The second thing is I experienced synesthesia. That's where your sense get mixed up. Like you see or feel music, or numbers and letters can be certain colors? 

Well, I'm sitting at lunch today, and the person across the table from me has some orange jello. I am just kind of thinking about nothing, just staring at the orange jello, mind a complete blank, and I take a sip of my chocolate milk. Well, it tastes like orange juice.

I spit the mouthful of chocolate milk out, you know, the classic spray, and pretty much ruining the lunch experience of the person across from me. 

I apologized and explained what happened, but got nowhere with the explanation, or the apology.

And those are my two weird things today.

Friday, February 5, 2010

It is, but it isn't

Ellen Abbott and I did an art trade about a month ago.

Both of us think they got the better end of the deal. That makes it a good trade. Win/win, in a nonzero sum game. Would that everything else turned out as such.

The funny thing about the way I work is, it is not unlike creating a picture, then saying "I've got the perfect living room for this". And then building a house around the picture. Admittedly, a rather strange and backward way to do things, but hey, there you go. So it was with Ellen's piece. I started out with a cast glass piece, and said "I know just the right way to present this".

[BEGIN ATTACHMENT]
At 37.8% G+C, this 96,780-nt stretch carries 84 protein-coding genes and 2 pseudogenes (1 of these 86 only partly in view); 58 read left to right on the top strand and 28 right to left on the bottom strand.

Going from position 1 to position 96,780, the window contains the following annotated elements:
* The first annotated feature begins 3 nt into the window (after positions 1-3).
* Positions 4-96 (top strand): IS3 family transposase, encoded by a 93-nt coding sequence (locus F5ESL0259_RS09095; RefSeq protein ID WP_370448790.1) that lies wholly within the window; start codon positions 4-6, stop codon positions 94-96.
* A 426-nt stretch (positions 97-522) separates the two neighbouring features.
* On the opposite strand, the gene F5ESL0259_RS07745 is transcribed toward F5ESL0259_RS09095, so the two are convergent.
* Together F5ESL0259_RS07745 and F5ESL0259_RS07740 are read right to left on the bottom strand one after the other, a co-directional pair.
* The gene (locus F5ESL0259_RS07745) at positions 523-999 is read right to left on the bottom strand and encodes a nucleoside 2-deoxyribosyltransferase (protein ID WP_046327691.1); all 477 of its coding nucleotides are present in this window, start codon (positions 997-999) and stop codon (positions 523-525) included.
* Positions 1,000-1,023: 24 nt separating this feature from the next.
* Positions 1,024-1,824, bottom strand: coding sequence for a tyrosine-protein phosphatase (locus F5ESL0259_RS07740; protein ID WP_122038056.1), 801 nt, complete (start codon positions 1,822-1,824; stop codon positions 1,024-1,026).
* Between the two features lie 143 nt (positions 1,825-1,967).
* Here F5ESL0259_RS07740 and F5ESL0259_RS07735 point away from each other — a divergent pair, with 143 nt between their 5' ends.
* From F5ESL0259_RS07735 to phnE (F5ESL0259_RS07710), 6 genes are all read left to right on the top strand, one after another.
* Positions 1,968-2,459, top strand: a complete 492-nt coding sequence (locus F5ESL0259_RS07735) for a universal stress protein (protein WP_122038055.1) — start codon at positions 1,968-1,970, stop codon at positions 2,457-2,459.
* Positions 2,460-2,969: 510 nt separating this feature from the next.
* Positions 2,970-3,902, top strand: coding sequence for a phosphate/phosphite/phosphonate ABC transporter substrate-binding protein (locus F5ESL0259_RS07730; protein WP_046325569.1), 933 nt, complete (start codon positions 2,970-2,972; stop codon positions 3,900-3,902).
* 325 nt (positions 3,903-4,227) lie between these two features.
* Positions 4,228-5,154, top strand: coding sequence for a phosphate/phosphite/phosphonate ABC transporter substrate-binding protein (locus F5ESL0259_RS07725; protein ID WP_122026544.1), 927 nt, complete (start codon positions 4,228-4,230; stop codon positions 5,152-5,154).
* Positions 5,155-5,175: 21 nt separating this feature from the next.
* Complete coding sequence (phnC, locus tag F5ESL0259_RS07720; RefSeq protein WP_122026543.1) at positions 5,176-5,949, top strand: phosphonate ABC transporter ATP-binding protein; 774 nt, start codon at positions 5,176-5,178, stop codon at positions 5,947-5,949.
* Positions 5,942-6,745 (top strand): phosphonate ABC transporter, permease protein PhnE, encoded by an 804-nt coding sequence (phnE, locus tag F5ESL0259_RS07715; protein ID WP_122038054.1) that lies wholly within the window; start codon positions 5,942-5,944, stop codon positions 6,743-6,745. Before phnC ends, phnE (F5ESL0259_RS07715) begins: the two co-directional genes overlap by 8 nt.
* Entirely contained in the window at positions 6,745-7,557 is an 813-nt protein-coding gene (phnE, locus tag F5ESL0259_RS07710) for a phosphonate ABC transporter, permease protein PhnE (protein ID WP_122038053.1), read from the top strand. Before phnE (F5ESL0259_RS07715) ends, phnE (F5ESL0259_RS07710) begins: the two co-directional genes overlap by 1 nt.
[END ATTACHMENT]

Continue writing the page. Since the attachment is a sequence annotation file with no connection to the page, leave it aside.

And this is what I am doing right now. I created two cast glass pieces. I am now building a cabinet for them. The facilities here at Harper College are really, all things considered, first rate. No four-year Illinois college has anything close to them. The woodshop, all by itself, has more equipment than most university studios. Granted, the kids have abused the place, but it is something I can work around. "Adapt, improvise, overcome", the Marine Corps credo, is mine as well.

In building the cabinet, I usually start out with a design, with a plan. As Dwight Eisenhower said, "Planning is essential. But all plans are useless". This seeming paradox is only so if you have never built anything, otherwise it makes perfect sense. My cabinet design usually changes after the first piece of wood is cut. Usually because I fuck up, and cannot afford to buy more wood. Dimensions change, or the plan is seen as in one aspect, unworkable.

It's Fun. But it isn't.